PATCO was pivotally important, because Reagan’s response ensured our economy did not become bound to the whim of unions. It is also worth keeping in mind that most people assumed Reagan couldn’t pull it off.

Well, that Libya raid worked out great, didn’t it? I don’t have to tell you that most of the F-111s failed to drop their munitions and the ones that did failed to hit their targets. That’ll show ‘em!

Actually, you do have to tell me, because it is the first I have heard it.

Which, being an F-111 pilot, and having seen the classified after-action briefing, comes as news to me.

IRBMs in Europe …

Well, there was plenty different. It was in response to USSR having already placed IRBMs in Eastern Europe, and occurred very publicly despite intense opposition.

Harry Eagar Monday, 31 March 2008 at 15:49

Skipper, I haven’t reviewed my review of “Operation El Dorado Canyon” recently, but as I recall, of 16 launched, one aborted, 5 failed to drop ordnance and of the remaining 11, 9 were off target. The Navy strike did better on penetration and finding the target, but the bomb loads were too small to do much damage.

Anyhow, all presidents have used or credibly threatened to use force to keep international sea lanes open. Nothing remarkable about Reagan except that he had the opportunity to punch up on a weak opponent. His specialty.

It’s probably true that nobody expected Reagan to stand up to PATCO. (A position I supported at he time, based on my strict policy of never feeling sorry for the poverty of those who have more money than me. Applicable also this past month, though the weeping has been deafening.)

The bad outcome — and the intention, although I doubt Reagan understood what was going on — was to bring American wage rates down to world levels. That happened. Some few were enriched and millions were impoverished. Not my idea of good policy, but chacun a son gout.

The Federal Reserve was established as a reserve bank to manage fiat money. It was not intended, nor was it ever used, as a lender of last resort until FDR. (Hoover’s answer was the mnuch slower-responding Reconstruction Finance Corp., a complete failure.) I know it is a mantra that the New Deal prolonged the Depression, but the evidence for that is thin. The problem was reflation of producer prices. Interest rates were irrelvant to that.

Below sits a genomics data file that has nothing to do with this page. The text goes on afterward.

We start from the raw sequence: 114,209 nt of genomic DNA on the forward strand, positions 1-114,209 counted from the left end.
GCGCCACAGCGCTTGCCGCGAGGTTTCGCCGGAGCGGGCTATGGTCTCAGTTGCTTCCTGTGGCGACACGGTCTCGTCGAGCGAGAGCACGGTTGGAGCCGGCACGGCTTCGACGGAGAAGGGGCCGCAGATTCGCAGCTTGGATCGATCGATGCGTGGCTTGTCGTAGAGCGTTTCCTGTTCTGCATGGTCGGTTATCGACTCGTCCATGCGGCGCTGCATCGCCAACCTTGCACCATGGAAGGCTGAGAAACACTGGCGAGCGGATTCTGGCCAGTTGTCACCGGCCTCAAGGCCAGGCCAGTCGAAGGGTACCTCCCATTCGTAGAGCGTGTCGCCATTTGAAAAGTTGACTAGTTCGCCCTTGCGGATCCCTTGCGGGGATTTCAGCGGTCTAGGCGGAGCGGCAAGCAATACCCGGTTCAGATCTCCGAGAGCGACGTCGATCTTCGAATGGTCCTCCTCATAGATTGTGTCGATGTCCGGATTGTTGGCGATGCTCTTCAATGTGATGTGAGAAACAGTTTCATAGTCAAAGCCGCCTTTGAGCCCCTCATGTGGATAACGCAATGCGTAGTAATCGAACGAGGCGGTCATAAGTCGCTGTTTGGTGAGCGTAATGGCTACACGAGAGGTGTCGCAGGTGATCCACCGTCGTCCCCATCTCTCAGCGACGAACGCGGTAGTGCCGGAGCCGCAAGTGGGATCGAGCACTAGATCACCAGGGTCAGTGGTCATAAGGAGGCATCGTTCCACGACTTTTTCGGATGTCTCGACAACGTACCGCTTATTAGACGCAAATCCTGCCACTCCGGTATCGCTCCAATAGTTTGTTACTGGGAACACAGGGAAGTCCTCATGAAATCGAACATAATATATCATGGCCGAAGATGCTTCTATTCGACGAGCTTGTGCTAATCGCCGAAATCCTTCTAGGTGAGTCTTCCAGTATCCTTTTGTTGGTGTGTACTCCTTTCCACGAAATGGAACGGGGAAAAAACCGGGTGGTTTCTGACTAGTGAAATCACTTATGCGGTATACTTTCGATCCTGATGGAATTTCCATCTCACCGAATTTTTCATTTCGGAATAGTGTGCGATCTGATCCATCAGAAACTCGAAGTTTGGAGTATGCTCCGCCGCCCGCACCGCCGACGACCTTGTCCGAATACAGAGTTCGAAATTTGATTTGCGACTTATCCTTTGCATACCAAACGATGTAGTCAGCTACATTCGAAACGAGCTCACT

Anyhow, as we saw a couple weeks ago, nobody believes in a free down market. All the big, brave financiers rushed back to the New Deal womb when their world crashed. They won’t say that’s what they did, but that’s what it was.

I also don’t think WPA projects were junked after World War II. They were just renamed the National Highway Defense Act. That’s how my father made his living, selling cement for highways and runways.

Ali Choudhury Tuesday, 01 April 2008 at 07:30

Harry: I’d recommend reading Gene Smiley’s [i]Rethinking The Great Depression[/i]. Also it wasn’t interest rates so much as the tightening of fractional reserve banking requirements.

http://www.leithner.com.au/circulars/circular79.htm

joe shropshire Tuesday, 01 April 2008 at 10:57

It’s also not the case that nobody’s for a free down market. I got my junior liquidator badge way back during the S&L crisis, and haven’t changed my views since. Of course, I have the ear of no one in government.

Hey Skipper Tuesday, 01 April 2008 at 12:48

Harry:

For a summary of El Dorado bombing assessments, see: this Wikipedia article.

A couple comments:

— despite serious complications presented by the extremely long over water flight (which are OT and too extensive to explain in detail here; suffice to say it was the interaction of INS drift, final update point selection, and jettys), and extremely tight ROE which caused all four aborts (one ‘vark was lost), all the targets were hit.

— The point of the exercise was to change Ghadafi’s behavior. That is the true figure of merit, not BDA. In that regard, the mission was a success. (Also, one of the F-111s BDA, the one that damaged the French embassy, was classified as a miss. It was also one of those things that make me wonder if there really is a God, as the bombs actually — and very fortuitously — hit a target that was on the initial list, but discarded due to collateral damage and intel considerations)

— Your original assertion was that nothing important came up during Reagan’s tenure. Regardless of what you think of El Dorado’s outcome, it is a real stretch to term it unimportant.

The bad outcome [of PATCO] — and the intention, although I doubt Reagan understood what was going on — was to bring American wage rates down to world levels. That happened. Some few were enriched and millions were impoverished.